WoodSat

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John Kemker

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Evidently, there are plans to launch a wooden satellite carrying Amateur Radio. The following two links have information on this project.



I've seen wood veneered rockets, now a wooden satellite!
 

hobie1dog

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leave it to those ham radio guys to come up with something like this. ;)
 

John Kemker

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Actually, it was the plywood manufacturing consortium. They just sponsored the ham radio WoodSat for publicity, and to show it could be done!
 

OverTheTop

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“WISA Woodsat will go where no wood has gone before". I assume they mean wood into space. I call BS on that statement. The PR people need to be careful with such wide phrases. Australia's second satellite, Australia Oscar 5, had wood on the antenna attachment points. I am sure there are other examples of wood in space. I suspect wood would have been studied on the ISS as well.
 
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John Kemker

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“WISA Woodsat will go where no wood has gone before". I assume they mean wood into space. I call BS on that statement. The PR people need to be careful with such wide phrases. Australia's second satellite, Australia Oscar 5, had wood on the antenna attachment points. I am sure there are other examples of wood in space. I suspect wood would have been studied on the ISS as well.
Meh. Marketing hyperbole. I think they're talking about wood as a structural part of a spacecraft. Don't overthink it.
 

Engineer457

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As I see, this WoodSat is actually CubeSat that aims to test the suitability of wood in space. If I'm not wrong, it doesn't have any scientific instruments, but I think that there's not so much space in orbit to launch sats just to test something. Why not combine several missions in one? I mean that companies that will develop this sat could equip it with a special camera like Caiman imager from Dragonfly Aerospace and observe Earth at the same time. Or do you think it will disrupt the mission?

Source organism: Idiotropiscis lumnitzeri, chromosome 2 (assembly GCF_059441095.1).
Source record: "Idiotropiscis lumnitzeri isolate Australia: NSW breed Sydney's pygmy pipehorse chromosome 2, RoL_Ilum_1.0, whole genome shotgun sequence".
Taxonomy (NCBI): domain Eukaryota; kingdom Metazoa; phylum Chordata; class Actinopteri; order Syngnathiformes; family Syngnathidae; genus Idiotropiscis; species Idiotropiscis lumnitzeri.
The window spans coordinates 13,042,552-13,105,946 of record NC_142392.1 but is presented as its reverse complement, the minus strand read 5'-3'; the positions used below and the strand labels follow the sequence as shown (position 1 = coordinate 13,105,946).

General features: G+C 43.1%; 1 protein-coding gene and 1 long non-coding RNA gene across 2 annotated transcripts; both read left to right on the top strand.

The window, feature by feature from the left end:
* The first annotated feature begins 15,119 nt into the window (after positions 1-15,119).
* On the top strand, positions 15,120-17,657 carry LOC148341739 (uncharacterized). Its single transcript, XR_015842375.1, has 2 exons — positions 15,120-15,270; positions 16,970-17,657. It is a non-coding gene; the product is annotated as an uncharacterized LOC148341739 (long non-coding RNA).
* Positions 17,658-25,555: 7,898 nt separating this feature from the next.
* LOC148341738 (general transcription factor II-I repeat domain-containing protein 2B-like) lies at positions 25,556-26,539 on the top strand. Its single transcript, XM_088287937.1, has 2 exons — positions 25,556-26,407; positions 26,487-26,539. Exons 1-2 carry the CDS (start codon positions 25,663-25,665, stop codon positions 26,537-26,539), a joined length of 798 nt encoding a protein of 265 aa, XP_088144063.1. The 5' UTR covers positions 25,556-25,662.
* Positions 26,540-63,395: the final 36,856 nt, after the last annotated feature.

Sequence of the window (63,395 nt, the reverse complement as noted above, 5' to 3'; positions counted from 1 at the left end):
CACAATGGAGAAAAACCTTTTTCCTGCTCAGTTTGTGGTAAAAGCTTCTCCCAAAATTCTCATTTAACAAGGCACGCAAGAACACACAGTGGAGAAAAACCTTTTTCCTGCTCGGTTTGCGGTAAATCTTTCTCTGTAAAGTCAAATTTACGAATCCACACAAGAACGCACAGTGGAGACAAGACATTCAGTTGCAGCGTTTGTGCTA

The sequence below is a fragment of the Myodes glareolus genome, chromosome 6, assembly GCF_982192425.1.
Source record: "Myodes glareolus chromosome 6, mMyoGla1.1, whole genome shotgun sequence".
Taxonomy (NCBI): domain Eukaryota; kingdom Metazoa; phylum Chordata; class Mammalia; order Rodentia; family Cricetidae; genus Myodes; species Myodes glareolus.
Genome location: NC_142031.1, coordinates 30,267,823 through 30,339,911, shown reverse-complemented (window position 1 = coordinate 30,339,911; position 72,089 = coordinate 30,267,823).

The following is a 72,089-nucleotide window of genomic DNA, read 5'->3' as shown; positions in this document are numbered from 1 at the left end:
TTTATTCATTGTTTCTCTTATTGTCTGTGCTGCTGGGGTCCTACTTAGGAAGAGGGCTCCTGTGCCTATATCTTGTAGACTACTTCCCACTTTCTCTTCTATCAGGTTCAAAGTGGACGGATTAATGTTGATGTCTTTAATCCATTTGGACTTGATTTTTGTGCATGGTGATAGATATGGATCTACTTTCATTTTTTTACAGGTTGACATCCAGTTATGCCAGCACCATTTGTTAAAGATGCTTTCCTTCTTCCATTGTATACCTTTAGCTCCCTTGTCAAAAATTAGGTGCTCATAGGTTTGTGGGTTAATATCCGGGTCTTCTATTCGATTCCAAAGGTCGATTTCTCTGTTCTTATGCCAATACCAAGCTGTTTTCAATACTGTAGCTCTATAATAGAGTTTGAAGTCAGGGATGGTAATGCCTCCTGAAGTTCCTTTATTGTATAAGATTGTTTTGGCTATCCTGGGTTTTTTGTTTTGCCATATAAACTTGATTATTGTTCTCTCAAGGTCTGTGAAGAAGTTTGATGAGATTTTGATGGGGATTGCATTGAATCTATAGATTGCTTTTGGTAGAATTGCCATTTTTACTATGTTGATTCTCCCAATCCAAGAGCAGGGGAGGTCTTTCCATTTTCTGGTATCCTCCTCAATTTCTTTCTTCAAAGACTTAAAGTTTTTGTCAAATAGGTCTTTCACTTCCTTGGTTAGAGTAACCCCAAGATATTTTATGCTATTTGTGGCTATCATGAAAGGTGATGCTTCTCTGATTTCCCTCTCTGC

jqavins

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Objects without any propulsion in LEO will fall back into the atmosphere in surprisingly little time, so real estate isn't as big a problem as it is in higher orbits. Wood is probably great for the burning up part. :)

Adding instruments adds weight. And cost. And possibly size. And there's so much imaging available already that for a short lived cubesat to take some pictures is hardly any more useful than echoing some ham radio signals.

Wood as a structural material for a satellite surprises me due to its nonisotropicity and, I would expect, outgassing. Using plywood obviously helps with the former, up to a point, and probably worsens the latter, due to the glue. So I bet it's not just "marketing hyperbole" but also marketing hype, a gimmick. I'd still rather build a cubesat (in the unlikely event that I ever build a cubesat) with aluminum, titanium, and/or some composite or other.
 

tab28682

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The outgassing problem could likely be solved with a good vacuum treatment beforehand.
 

RICHARD COLARCO

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Objects without any propulsion in LEO will fall back into the atmosphere in surprisingly little time, so real estate isn't as big a problem as it is in higher orbits. Wood is probably great for the burning up part. :)
LEO goes out to 225 minute orbits. Lots of stuff in LEO that will be there for a long, long time.
 

jqavins

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Fair enough. I guess I should have written VLEO*, the sort of altitude that a cubesat like this one will occupy.

* A new orbit designation. Suppose it will catch on?
 
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